How to change rear shocks and springs on Volvo 240 or 260
June 23, 2013 by:
This article is designed to explain how to tackle replacing the rear shock absorber and/or spring. This is a fairly easy job to do.
The first thing is making sure you have the tools for the job. You need to be able to raise and support the rear of the car one side at a time and at the same time you will need to be able to raise and lower the rear axle.
Also you will need some good hefty sockets and spanners. On earlier cars you will need 17 and 19mm sockets and spanners – a good long breaker bar is also useful. Some later cars may need an 18mm as well. You will also need the parts you are replacing i.e. springs and/or shocks. You will also need to inspect the piece that locates the spring at the top – I have seen some corroded badly enough to need replacing. Also there are often issues with the plate locating the bottom of the spring:
The stud that the nut fits onto is onto splines into the plate and this can come loose making removal difficult and will need repairing or replacing before refitting.
Park the car on firm level ground with the handbrake on. First chock the front wheel on the opposite side to the one being raised:
Make sure the keys are removed so the steering is locked STRAIGHT:
Now you need to raise and support the car so that it is held up and the axle can be raised or lowered. How we did this is shown in the first picture. On the assumption you only have one jack the approach would need to be to get the car on an axle stand on the jacking point (with wheel underneath) as described in my article on raising your car to work on it. The jack can then be freed to raise and lower the rear axle.
There are three points to unbolt being base of the spring:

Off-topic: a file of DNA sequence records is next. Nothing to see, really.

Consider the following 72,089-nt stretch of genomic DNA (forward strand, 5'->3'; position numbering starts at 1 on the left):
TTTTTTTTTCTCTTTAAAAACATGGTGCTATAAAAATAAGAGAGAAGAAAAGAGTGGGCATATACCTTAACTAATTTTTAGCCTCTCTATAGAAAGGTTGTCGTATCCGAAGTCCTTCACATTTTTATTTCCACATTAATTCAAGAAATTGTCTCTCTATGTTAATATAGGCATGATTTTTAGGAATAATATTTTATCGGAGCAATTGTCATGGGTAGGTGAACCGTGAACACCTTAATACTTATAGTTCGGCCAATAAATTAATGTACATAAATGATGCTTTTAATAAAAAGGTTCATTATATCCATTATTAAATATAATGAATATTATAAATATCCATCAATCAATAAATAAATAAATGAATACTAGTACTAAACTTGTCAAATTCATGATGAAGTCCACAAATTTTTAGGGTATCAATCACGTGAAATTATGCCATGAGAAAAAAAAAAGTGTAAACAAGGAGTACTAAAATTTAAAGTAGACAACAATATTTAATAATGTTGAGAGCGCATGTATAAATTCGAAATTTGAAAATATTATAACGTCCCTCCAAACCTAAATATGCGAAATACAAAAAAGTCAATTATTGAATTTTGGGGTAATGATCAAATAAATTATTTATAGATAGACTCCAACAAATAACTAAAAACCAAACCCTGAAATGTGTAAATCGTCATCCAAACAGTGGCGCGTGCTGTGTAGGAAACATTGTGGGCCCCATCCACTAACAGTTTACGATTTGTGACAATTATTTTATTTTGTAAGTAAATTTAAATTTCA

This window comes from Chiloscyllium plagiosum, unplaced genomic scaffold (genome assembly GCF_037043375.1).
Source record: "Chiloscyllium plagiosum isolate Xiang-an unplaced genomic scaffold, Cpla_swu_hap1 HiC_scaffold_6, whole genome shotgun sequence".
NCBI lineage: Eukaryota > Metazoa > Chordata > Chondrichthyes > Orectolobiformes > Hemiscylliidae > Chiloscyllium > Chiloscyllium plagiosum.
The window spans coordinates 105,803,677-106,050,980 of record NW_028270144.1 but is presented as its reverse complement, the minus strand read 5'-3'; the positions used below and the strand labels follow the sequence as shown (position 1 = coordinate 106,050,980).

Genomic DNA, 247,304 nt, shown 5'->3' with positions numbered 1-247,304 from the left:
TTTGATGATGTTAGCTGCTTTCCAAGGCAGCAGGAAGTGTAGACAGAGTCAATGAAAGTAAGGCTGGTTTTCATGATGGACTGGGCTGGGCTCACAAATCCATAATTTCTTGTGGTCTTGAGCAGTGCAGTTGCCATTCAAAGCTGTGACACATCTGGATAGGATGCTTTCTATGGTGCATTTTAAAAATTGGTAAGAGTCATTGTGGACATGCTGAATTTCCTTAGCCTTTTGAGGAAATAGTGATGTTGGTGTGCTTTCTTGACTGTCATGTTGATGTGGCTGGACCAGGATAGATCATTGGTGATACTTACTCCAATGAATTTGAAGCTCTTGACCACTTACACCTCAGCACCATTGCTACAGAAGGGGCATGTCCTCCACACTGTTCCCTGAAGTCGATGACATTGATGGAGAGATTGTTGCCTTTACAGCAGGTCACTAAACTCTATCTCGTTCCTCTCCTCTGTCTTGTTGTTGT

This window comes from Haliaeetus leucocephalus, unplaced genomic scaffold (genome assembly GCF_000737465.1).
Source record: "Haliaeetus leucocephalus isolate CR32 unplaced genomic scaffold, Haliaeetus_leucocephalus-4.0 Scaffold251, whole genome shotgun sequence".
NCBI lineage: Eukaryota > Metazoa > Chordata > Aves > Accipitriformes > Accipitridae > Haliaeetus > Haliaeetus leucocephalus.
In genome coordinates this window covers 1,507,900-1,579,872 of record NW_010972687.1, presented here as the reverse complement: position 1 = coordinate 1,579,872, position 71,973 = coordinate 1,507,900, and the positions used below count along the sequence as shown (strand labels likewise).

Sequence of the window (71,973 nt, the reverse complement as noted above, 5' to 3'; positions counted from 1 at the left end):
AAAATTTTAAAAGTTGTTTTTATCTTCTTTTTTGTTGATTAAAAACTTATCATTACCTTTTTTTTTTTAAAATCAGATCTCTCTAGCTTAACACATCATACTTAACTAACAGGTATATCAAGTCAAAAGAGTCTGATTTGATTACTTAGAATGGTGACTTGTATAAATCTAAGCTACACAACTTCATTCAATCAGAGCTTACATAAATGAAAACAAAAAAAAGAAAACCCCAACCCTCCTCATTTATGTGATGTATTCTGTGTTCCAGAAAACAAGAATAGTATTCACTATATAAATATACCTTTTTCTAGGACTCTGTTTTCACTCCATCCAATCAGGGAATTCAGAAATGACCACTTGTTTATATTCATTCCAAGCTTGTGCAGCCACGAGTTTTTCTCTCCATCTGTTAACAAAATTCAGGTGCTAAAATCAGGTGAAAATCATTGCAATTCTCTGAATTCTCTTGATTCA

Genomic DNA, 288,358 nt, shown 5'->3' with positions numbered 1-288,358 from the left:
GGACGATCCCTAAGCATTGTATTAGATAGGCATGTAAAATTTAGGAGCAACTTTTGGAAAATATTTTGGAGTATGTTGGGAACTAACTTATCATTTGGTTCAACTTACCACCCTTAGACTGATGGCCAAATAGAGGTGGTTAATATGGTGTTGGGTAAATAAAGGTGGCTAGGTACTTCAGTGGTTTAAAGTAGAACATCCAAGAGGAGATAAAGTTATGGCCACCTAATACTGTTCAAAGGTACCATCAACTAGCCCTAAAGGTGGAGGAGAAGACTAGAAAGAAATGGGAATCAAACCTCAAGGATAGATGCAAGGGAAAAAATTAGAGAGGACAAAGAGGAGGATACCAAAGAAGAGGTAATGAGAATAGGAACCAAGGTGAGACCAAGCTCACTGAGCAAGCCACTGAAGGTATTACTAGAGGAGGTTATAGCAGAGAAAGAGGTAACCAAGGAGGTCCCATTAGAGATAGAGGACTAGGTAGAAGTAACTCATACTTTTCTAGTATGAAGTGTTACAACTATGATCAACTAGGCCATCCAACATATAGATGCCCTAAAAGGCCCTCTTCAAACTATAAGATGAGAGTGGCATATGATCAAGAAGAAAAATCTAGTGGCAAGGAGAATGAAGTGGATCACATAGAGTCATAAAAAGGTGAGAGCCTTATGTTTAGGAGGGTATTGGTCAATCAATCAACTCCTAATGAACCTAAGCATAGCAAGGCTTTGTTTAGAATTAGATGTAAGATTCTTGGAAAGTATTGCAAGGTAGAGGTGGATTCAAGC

and top and bottom of the shock absorber:
Firstly each will need cleaning thoroughly – a wire brush is used. It is quicker and easier with rotary one on an electric drill (cordless is safer as no risk of damaged cables making the car body live)
Then a good soaking with penetrating oil:
Do this for all three nuts. It is now time to start undoing them – the order is not very important. Start with the bottom of the shock with a good spanner either side
– these can be very tight and an assistant can be useful to ensure the spanners stay on square pushing the one on the nut with your foot if necessary. Undo it until the nut is absolutely flush with the end of the bolt.
A hammer can be used to gently tap the bolt loose:
The nut can then be removed and the bolt pulled out – make sure you don’t loose the sleeve and note it’s position:
The top nut holding the shock can then be taken off enabling the shock to be pulled off the top and removed.
If you are just replacing the spring it is not necessary to undo the top nut and remove the shock. If only replacing the shock it is only a case of fitting the new shock on at the top and then fitting the bottom making sure the sleeve is in the right place. The shock can be pulled out to help alignment and the axle raised or lowered as needed. Note the bolt comes out towards the wheel with the nut facing you. I f the spring is to be removed the next job is to remove the nut holding the plate down.
As it is undone it is liable to spin – a lever can be used to maintain the pressure so the nut will undo.
If the stud starts to turn in the plate (this is why cleaning and lubricating the thread is important) it is either a case of a spot of weld to re-secure it assuming a welder is available. It can also be retained by using a pair of mole grips to secure it (some ingenuity may be required here).
The spring is then freed by lowering the axle – it may need levering off the top mount:
The plate will need removing from the old spring and dropping into the new one. The new spring can then be fitted to the arm (make sure the plate fits into the spring correctly – it’s shaped) and jacked up into position and the shock refitted as previously described. Do not reuse damaged nuts – if they are the washer head ones they can be replaced by a standard M12 nut and washer. Make sure all bolts are up very tight. Replace wheel and lower the car.
Repeat for the other side.
The instructions in this tutorial will work in the following models / years:
-1974, 1975, 1976, 1977, 1978, 1979, 1980, 1981, 1982, 1983, 1984, 1985, 1986, 1987, 1988, 1989, 1990, 1991, 1992 and 1993 Volvo 240, 242, 244 and 245
-1974, 1975, 1976, 1977, 1978, 1979, 1980, 1981, 1982, 1983, 1984 and 1985 Volvo 260, 262, 264 and 265Google+